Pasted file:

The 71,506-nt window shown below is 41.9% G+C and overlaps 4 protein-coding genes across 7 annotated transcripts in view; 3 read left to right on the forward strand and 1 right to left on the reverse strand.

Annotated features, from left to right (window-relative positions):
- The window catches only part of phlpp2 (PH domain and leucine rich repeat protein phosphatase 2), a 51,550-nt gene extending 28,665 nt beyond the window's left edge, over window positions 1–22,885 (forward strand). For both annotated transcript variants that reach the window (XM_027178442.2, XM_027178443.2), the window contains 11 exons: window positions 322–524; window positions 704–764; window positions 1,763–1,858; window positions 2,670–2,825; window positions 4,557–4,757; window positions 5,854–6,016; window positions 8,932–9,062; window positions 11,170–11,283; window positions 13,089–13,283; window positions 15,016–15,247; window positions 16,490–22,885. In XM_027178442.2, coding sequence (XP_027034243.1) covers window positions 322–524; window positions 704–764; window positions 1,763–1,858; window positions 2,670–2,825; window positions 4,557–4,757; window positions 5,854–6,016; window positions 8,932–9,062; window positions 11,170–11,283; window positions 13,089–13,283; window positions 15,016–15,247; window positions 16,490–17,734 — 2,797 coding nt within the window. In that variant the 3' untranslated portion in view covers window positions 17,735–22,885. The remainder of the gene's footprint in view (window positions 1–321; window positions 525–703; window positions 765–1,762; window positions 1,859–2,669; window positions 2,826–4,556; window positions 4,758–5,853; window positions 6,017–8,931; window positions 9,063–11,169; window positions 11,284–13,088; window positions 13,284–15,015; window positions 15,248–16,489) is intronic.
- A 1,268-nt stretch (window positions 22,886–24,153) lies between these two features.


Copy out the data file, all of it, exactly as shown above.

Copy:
The 71,506-nt window shown below is 41.9% G+C and overlaps 4 protein-coding genes across 7 annotated transcripts in view; 3 read left to right on the forward strand and 1 right to left on the reverse strand.

Annotated features, from left to right (window-relative positions):
- The window catches only part of phlpp2 (PH domain and leucine rich repeat protein phosphatase 2), a 51,550-nt gene extending 28,665 nt beyond the window's left edge, over window positions 1–22,885 (forward strand). For both annotated transcript variants that reach the window (XM_027178442.2, XM_027178443.2), the window contains 11 exons: window positions 322–524; window positions 704–764; window positions 1,763–1,858; window positions 2,670–2,825; window positions 4,557–4,757; window positions 5,854–6,016; window positions 8,932–9,062; window positions 11,170–11,283; window positions 13,089–13,283; window positions 15,016–15,247; window positions 16,490–22,885. In XM_027178442.2, coding sequence (XP_027034243.1) covers window positions 322–524; window positions 704–764; window positions 1,763–1,858; window positions 2,670–2,825; window positions 4,557–4,757; window positions 5,854–6,016; window positions 8,932–9,062; window positions 11,170–11,283; window positions 13,089–13,283; window positions 15,016–15,247; window positions 16,490–17,734 — 2,797 coding nt within the window. In that variant the 3' untranslated portion in view covers window positions 17,735–22,885. The remainder of the gene's footprint in view (window positions 1–321; window positions 525–703; window positions 765–1,762; window positions 1,859–2,669; window positions 2,826–4,556; window positions 4,758–5,853; window positions 6,017–8,931; window positions 9,063–11,169; window positions 11,284–13,088; window positions 13,284–15,015; window positions 15,248–16,489) is intronic.
- A 1,268-nt stretch (window positions 22,886–24,153) lies between these two features.